Information was gathered by observing and assessing horses being ridden in various disciplines. The horses were thought to be sound and were in regular exercise programs. Asymmetries of the back were assessed and any signs of lameness were noted.
Later, the same riders were asked to answer an online questionnaire about lameness, saddle slip, and their own and their horses’ back problems. More than 200 riders responded to the questionnaire.
The visual assessment showed that 43% of horses had saddles that fitted poorly. About 14% of the horses showed saddle slip as they were ridden, and this change in saddle position was significantly associated with hindlimb lameness or other abnormalities in the horses’ gaits.
Among the riders, 38% reported back pain. This was associated with riding horses that showed some signs of pain while being ridden and those that had poorly fitting saddles as determined by the visual assessment. Riders who were judged to be sitting in a crooked position were also more likely to report back pain, although it is not clear whether their position was the cause or result of discomfort. When expert riders were in the saddle, horses were less likely to show back asymmetry than when they were ridden by riders with less expertise.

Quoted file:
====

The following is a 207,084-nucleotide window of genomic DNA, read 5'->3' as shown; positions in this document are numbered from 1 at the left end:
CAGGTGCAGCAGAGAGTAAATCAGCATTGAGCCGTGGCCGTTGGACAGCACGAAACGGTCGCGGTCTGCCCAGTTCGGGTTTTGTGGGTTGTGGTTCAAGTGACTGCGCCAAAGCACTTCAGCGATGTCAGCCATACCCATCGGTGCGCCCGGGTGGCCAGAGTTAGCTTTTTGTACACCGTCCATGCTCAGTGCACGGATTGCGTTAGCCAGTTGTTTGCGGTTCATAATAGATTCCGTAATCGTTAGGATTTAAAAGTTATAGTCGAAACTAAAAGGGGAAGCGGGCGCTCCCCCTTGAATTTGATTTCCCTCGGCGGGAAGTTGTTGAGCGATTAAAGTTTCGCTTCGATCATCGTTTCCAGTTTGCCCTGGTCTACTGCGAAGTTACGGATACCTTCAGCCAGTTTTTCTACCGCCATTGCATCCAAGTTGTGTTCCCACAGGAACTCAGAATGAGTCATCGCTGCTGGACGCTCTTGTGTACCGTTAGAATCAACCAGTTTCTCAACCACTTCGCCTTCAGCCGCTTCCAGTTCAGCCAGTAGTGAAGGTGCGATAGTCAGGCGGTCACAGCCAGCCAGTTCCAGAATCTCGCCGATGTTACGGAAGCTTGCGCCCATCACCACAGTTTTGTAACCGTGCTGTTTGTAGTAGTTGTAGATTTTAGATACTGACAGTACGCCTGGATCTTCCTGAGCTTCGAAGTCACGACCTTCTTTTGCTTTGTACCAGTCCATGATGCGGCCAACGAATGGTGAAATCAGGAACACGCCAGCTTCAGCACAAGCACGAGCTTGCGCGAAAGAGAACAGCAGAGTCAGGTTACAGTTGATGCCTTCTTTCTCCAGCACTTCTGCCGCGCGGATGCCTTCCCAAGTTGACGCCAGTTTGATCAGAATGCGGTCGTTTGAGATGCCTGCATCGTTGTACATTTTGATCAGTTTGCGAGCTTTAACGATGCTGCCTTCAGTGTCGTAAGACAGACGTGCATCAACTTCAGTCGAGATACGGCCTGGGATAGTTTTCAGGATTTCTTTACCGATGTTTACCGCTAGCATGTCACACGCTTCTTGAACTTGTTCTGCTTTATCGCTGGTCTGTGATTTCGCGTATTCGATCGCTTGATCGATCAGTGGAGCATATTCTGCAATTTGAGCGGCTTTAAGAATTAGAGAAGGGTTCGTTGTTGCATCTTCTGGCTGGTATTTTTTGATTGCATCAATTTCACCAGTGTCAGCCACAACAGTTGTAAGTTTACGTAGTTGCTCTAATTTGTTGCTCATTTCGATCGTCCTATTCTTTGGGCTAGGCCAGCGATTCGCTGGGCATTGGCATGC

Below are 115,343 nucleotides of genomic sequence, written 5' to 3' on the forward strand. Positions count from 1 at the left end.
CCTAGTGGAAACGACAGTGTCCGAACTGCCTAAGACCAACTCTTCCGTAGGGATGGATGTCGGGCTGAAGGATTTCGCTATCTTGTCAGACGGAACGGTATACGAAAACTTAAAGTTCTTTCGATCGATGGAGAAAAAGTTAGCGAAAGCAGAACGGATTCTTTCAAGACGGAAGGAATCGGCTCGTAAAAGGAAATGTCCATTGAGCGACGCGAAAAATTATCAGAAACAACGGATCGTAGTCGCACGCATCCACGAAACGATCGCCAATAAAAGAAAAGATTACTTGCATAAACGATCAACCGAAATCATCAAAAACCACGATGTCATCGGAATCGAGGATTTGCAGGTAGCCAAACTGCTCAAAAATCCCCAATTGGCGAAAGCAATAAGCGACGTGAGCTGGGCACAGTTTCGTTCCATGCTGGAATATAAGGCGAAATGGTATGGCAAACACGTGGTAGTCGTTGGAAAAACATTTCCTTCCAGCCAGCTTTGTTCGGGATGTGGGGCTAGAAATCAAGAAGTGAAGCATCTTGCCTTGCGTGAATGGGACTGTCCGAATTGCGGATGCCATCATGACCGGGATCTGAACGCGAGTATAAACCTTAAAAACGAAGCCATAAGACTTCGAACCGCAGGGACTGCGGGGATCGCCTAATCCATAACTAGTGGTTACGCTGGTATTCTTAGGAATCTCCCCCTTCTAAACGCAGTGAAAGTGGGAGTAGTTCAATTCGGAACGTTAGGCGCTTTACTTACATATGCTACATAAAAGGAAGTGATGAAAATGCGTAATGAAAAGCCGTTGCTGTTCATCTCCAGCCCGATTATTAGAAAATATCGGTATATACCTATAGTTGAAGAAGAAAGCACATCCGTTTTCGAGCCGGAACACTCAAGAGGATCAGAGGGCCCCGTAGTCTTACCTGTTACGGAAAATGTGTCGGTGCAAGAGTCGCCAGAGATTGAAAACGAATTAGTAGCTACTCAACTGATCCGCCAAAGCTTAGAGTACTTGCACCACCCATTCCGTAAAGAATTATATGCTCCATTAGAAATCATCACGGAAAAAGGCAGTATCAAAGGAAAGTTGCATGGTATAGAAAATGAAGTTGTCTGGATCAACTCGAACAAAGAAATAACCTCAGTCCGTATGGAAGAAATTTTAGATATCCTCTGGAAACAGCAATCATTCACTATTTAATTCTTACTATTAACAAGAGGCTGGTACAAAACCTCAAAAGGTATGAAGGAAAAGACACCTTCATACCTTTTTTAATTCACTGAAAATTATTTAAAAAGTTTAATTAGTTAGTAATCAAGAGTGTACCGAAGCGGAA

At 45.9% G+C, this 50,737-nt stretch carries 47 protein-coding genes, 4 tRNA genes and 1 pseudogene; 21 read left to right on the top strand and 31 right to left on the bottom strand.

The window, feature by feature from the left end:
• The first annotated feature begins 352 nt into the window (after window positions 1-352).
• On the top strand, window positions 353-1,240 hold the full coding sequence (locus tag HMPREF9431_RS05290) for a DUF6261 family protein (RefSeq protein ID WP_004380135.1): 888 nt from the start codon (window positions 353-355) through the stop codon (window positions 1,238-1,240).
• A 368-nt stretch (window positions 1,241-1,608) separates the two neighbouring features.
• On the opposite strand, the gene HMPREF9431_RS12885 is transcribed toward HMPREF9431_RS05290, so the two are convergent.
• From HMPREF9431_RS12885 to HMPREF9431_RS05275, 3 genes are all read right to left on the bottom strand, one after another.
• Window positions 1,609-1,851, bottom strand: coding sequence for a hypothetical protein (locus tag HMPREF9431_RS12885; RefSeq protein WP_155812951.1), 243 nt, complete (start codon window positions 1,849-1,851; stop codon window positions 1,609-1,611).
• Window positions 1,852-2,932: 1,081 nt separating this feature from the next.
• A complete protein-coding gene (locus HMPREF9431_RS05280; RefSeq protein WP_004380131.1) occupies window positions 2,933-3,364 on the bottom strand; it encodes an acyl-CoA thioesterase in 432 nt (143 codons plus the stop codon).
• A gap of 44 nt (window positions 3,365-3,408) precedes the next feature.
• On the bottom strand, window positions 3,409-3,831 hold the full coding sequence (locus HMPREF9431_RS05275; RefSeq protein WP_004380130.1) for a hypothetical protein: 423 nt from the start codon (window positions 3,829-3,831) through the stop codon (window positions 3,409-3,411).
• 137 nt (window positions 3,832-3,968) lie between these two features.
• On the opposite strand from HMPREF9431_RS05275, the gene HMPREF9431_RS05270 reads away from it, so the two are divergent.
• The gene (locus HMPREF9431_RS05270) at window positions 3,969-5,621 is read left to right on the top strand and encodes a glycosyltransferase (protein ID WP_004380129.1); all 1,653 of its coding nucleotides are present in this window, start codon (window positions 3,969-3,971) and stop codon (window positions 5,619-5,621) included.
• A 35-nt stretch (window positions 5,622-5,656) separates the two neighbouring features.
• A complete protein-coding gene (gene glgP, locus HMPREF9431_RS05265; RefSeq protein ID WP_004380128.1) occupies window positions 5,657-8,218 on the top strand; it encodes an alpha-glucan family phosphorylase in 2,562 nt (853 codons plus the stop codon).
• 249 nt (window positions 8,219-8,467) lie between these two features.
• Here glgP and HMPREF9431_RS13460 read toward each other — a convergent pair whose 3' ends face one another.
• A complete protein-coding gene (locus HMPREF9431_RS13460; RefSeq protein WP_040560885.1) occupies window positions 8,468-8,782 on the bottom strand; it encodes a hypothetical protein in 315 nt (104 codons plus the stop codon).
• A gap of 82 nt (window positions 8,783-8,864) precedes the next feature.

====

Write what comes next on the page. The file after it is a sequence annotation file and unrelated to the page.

Interestingly, though many riders reported saddle slip and lameness as well as a history of back problems in their horses, only two riders indicated they saw a connection between saddle slip and lameness in the horses they rode.
Riders who reported frequent saddle fit checks were more likely to have saddles that did fit their horses well, though 30% of saddles that were checked at least once a year still did not fit properly. Because body shape changes as horses grow and become more muscular and fit, saddles should be checked for fit on a regular basis. It is also suggested that horse owners, trainers, and riders should make an effort to find out more about checking the fit of their saddles and recognizing signs indicating poorly fitted saddles. Recognizing the links between back pain, rider straightness, saddle slip, and hindlimb lameness could help riders and horses correct problems and avoid discomfort.